33. Ironbridge, plus a flying visit to Wroxeter.
2nd November 2010. A visit
It is now closed to all but pedestrians, however. Here you see over the bridge, into the town, which lies mainly on the north side of the river. The Toll House is on the left. More on that later.
Here is the bridge, in all its simple grandeur. It is the first iron bridge in the world, having been erected from pre-cast components in 1779-1781.
Here it is from upstream.
The River Severn in Ironbridge, a little further upstream.
These are some old lime-kilns.
Looking back over the bridge, to the Toll House.
Here are the charges you had to pay to cross the bridge. They were enshrined in the 1776 Act of Parliament which was necessary to allow the construction of the bridge, and apparently remained fixed indefinitely. At least the notice itself must be later, because the ‘long s’ is nowhere used, as it surely would have been in 1781 when the bridge finally opened for traffic. Still, two shillings (10p) would have been quite a large amount to pay to get your carriage over; but then, if you could afford to have it drawn by as many as six Horses (or mares &c.,) then you must have been well off, so two shillings was probably neither here nor there. The last paragraph reads: “N.B. This Bridge being private property, every Officer or Soldier, whether on duty or not, is liable to pay toll for passing over, as well as any baggage wagon, Mail coaches(,) the Royal Family.” H’mm; those were evidently egalitarian times, when the rich in their six-horse carriage had to pay 24 times as much as a pedestrian, and even the Royal Family were not immune from the Toll! Parliament had spoken, and knew what it was talking about!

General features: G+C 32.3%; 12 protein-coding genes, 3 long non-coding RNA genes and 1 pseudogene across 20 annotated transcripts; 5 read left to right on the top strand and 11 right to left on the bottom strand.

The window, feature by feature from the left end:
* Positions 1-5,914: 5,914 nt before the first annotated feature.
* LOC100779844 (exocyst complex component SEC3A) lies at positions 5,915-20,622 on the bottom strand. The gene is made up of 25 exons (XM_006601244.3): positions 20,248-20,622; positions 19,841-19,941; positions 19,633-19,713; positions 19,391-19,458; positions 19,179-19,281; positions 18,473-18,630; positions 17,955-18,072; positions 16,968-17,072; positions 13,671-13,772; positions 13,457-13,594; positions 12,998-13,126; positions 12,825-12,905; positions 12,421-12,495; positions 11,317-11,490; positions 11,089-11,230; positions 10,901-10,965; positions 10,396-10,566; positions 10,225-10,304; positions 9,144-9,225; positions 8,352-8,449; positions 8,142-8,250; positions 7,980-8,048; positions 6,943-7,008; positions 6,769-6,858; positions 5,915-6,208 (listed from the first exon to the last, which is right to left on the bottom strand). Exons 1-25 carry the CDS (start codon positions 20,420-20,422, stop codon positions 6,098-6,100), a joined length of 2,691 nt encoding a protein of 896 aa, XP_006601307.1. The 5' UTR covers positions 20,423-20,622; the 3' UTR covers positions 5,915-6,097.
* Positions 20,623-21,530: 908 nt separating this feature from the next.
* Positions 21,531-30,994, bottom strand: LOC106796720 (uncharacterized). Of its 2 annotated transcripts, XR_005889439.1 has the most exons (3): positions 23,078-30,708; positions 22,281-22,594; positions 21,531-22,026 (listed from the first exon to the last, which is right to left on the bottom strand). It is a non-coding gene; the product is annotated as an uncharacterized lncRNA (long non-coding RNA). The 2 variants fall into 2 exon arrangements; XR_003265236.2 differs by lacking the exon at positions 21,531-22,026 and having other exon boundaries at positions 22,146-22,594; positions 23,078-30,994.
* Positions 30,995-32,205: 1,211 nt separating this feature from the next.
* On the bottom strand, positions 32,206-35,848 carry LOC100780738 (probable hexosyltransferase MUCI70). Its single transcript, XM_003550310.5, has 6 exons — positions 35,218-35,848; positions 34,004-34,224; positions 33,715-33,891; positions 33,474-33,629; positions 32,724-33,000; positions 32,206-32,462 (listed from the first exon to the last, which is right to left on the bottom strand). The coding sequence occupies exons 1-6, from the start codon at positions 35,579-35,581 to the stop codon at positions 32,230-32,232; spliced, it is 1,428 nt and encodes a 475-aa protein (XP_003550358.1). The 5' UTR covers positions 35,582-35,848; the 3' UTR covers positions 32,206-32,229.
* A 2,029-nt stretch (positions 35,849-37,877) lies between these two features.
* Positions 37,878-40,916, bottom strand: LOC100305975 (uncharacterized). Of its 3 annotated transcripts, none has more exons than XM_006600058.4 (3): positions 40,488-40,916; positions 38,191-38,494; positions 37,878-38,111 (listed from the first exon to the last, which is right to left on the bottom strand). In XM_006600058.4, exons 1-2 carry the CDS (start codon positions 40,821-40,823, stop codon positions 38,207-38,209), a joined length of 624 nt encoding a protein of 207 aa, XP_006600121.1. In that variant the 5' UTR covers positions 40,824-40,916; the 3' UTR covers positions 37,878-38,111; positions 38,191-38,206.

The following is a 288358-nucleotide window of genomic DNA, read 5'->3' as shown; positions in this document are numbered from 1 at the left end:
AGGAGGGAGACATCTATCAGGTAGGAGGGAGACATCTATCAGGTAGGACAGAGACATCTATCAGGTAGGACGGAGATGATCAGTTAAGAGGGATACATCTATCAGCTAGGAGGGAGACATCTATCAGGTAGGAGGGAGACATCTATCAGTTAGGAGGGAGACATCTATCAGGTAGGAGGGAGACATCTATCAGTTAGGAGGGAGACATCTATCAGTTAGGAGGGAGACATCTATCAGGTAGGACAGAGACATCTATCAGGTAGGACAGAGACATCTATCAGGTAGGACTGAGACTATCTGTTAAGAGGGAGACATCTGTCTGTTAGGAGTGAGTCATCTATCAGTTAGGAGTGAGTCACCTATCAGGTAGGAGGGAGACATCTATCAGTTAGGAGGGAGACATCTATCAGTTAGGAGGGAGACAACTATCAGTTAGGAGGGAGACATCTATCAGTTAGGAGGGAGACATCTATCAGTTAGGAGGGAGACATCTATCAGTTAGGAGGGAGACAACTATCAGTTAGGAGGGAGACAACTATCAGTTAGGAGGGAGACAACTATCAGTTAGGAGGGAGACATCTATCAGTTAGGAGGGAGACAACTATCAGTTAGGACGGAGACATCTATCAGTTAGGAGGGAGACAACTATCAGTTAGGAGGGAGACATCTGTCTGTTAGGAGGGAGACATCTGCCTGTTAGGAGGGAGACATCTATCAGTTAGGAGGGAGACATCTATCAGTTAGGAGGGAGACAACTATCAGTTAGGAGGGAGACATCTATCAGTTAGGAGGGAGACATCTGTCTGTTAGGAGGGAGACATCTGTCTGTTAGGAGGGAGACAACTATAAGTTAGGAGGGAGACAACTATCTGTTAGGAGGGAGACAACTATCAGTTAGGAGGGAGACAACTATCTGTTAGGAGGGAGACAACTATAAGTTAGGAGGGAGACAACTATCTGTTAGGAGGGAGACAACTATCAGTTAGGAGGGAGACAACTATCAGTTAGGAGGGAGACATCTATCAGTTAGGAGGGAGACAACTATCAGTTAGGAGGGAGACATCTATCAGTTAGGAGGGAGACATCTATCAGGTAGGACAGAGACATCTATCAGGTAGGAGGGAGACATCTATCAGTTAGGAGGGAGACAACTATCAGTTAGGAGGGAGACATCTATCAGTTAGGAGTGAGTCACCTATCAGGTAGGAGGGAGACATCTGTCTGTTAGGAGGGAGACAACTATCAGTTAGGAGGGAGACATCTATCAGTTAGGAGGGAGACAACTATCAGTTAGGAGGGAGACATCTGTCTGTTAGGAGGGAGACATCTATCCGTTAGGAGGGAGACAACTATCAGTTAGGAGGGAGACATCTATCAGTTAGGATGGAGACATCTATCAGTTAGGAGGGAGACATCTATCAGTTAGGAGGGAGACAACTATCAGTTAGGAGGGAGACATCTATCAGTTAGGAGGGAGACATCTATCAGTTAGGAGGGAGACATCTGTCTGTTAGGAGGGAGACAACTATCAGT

Though the day was drawing on, we hastened a few miles up the
Alas, the Autumn season had just
started, and the Wroxeter site was closed. But here
is (as far as I know) the tallest bit of Roman wall standing in the Midlands of
England – we just couldn’t get any closer to it than this. The hill known as
the Wellington Wrekin broods a few miles away on the
right of the shot. Wroxeter, or Viroconium
Cornoviorum, to give it its original name, had the
14th Roman Legion based there from about 58 AD – which is very early in the
Roman conquest of Britain; that had only ‘officially’ begun in 43 AD. A Roman Legion
was supposed to consist of about 5,000 men. Later the 20th Legion was there,
but according to Wikipedia, they withdrew around 88
AD. But a significant town had grown up around the military fort, as usually happened,
and the settlement remained, and grew, for a long period. It may have grown to
have as many as 15,000 inhabitants; if so, it might then have been the fourth
largest city in
Here you see a replica Roman building that has been constructed at Wroxeter. It will be good to go back in 2011 and see how it’s getting on, and what it represents, &c.
Page written 2nd January 2011.